CREATING A SENSORY COCKTAIL EXPERIENCE
The taste, the fizz, the cold touch of the glass. What do these sensory touchpoints have in common? All five of your guests’ senses are put to the test when tasting a cocktail. Diageo Bar Academy gets the lowdown from Terry Cashman from Nine Lives and Thomas Aske – together they share their tips on experiential serves, plus recipes for their best multi-sensory cocktails.
WHAT ARE SENSORY COCKTAILS?
When we talk about cocktails, we tend to focus on taste and flavour, but there’s a lot more going on. You don’t just enjoy a drink because it tastes nice, you enjoy it because of:
- its colour
- the feel of the glass
- the very quiet fizzing of a carbonated beverage
Even if you don’t try to engage all the senses with every cocktail you serve, make sure you’ve considered all the ways your guests can experience it, beyond the flavour or taste. How can you play with your guests’ senses and create a full experience with your drinks? Check out these trending sensory cocktail top tips and prepare to get creative!
1. TASTE: WHAT MAKES A GOOD COCKTAIL?
Building cocktails is often like an interconnected machine of different cogs and parts. None of these parts work alone, they are all affected by every other part to a greater or lesser degree.
But, if you have basic cocktail knowledge or are a fan of Diageo Bar Academy, you’ll know that taste and flavour are super important when it comes to making a world-class drink
Taste is always going to be the core sense needed to enjoy a good cocktail, so here are some tips and tricks to optimise flavours.
- Balancing a cocktail
- How to focus an experiment on a singular flavour
- Exploring acids and salinity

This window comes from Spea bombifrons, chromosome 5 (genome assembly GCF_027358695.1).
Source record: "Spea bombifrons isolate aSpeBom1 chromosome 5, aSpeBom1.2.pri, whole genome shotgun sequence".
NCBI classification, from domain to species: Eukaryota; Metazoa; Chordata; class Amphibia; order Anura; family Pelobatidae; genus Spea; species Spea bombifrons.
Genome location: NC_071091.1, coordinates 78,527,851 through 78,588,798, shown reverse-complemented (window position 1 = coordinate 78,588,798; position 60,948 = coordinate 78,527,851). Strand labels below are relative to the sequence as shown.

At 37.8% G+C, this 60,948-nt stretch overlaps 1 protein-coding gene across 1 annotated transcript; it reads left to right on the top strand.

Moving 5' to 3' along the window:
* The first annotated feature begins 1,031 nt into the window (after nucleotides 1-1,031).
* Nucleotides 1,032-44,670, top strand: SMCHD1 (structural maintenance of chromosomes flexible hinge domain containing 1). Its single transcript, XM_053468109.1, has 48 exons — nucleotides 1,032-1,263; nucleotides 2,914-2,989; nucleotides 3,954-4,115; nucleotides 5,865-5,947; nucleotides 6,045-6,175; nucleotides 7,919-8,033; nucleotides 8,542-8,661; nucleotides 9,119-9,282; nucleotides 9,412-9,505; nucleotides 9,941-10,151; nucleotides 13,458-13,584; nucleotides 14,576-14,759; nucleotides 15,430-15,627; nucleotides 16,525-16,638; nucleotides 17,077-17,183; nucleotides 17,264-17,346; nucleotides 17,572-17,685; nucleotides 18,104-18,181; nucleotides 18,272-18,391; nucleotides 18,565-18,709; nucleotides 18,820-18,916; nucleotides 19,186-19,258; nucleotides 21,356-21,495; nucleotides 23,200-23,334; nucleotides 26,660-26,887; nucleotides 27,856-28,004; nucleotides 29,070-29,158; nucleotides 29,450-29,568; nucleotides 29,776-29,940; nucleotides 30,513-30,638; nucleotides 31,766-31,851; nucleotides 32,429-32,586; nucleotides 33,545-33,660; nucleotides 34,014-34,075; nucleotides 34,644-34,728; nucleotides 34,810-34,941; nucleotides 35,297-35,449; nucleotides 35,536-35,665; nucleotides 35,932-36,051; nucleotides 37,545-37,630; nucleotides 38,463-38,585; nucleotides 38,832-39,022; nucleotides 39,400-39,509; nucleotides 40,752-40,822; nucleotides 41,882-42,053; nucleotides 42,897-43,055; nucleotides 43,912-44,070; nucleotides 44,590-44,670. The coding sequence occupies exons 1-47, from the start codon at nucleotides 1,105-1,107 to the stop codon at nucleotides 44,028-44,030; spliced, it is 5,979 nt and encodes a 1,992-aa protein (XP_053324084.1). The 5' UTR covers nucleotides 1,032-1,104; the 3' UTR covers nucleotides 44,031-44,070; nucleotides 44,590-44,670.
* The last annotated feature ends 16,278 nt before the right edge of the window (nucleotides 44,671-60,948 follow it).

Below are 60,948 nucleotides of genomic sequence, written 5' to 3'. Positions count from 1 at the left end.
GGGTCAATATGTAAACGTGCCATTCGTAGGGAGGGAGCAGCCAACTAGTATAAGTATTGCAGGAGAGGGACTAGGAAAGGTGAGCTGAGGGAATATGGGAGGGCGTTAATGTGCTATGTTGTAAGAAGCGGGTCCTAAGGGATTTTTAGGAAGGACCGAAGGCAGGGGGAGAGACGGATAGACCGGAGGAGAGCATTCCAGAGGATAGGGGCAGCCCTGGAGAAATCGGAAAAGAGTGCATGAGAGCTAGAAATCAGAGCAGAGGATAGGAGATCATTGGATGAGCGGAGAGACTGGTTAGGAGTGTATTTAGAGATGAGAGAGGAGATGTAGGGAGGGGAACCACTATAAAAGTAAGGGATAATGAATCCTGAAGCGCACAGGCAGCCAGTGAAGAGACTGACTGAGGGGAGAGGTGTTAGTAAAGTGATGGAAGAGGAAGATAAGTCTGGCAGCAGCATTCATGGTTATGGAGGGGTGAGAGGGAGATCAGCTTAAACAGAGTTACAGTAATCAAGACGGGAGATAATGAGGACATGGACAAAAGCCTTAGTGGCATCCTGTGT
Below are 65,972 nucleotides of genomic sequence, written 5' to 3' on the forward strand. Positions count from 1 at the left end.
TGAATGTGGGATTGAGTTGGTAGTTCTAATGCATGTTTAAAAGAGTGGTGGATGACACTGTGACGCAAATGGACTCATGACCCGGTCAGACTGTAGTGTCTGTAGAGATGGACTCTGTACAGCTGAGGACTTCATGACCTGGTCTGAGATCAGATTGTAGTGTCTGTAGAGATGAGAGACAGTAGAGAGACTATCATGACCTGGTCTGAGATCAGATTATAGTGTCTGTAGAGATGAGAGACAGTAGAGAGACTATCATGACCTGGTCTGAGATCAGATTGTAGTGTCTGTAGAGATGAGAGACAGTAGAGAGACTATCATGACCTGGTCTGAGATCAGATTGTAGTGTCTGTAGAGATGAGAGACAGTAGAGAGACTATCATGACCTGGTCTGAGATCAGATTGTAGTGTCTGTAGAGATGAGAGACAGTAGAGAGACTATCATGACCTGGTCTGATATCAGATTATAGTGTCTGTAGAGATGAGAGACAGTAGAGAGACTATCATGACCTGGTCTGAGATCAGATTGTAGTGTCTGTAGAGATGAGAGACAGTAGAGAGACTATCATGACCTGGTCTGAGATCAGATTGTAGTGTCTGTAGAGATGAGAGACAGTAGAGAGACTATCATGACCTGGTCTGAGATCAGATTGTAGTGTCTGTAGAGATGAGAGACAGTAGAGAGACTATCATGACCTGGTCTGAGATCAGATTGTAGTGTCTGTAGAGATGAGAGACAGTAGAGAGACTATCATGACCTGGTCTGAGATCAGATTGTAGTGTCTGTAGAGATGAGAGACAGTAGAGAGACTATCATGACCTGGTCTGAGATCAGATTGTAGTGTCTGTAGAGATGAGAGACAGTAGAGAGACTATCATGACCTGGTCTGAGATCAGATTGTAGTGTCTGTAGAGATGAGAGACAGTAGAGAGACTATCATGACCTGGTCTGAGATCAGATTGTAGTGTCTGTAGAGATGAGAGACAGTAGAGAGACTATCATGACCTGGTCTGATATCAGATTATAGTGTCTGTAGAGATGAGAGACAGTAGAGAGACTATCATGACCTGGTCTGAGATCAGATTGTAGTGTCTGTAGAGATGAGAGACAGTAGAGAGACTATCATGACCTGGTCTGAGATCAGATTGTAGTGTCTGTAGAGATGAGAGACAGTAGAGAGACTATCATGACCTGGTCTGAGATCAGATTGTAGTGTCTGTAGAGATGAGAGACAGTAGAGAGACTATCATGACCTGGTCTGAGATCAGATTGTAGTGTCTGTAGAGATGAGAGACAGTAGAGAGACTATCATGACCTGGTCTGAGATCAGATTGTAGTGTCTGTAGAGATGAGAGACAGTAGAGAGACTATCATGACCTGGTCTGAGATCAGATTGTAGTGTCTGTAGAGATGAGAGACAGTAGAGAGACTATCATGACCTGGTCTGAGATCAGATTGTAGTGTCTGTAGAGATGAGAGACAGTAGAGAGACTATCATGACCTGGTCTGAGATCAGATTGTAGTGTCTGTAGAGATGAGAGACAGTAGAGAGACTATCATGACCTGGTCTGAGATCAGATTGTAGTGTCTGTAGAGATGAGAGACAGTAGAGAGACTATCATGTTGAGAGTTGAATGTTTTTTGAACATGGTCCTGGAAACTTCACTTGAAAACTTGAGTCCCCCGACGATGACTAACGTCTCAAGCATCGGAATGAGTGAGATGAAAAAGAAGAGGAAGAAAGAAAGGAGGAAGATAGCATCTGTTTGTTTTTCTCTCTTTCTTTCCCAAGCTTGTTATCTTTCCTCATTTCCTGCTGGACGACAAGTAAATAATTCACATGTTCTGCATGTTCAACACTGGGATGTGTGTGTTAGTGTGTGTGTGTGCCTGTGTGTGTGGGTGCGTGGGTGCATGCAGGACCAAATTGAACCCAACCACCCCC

- Creating a show-stopping server
- Try conducting a taste test with the team
Remember: Your palate is personal, and while balance is pretty universal, experience isn’t. Flavours are learned, so a fresh pair of eyes (or lips) on your drinks may open up different avenues of flavour pairing that you may never have thought of.
2. SMELL: SHOULD COCKTAILS HAVE A SCENT?
Short answer: yes, of course! Why? Because smell is the sense connected to memory and emotion. You want customers to remember their great experience at your bar, right?
Smoking cocktails is a cool, sensory trend used to create theatre and drama at the bar. A great tip is to use smoke in a subtle, controlled way by smoking your glassware before service or – even better – smoking an ingredient to be used in your cocktail menu. This is a great way to engage your guests’ sense of smell and evoke memories of firesides, bonfires and campfires.
While the scent of the drink is important, other aromas in the bar (good and bad) also play a role. Consider the following:
- Do you have incense or essential oil diffusers?
- If so, are they working in harmony or against the cocktail list?
- Have the bins been taken out yet?
- Is there a table placed too close to the toilet?
For some really cool inspiration on creating the best smelling cocktails, check out what these bars are up to!
3. TOUCH: WHY GLASSWARE IS SO IMPORTANT
When thinking about touch, consider the texture and feel of your glass. Is it completely smooth, or can a little bit of texture give the guest a more pleasant, tactile experience? Also, the height or width of your glass can impact taste and experience.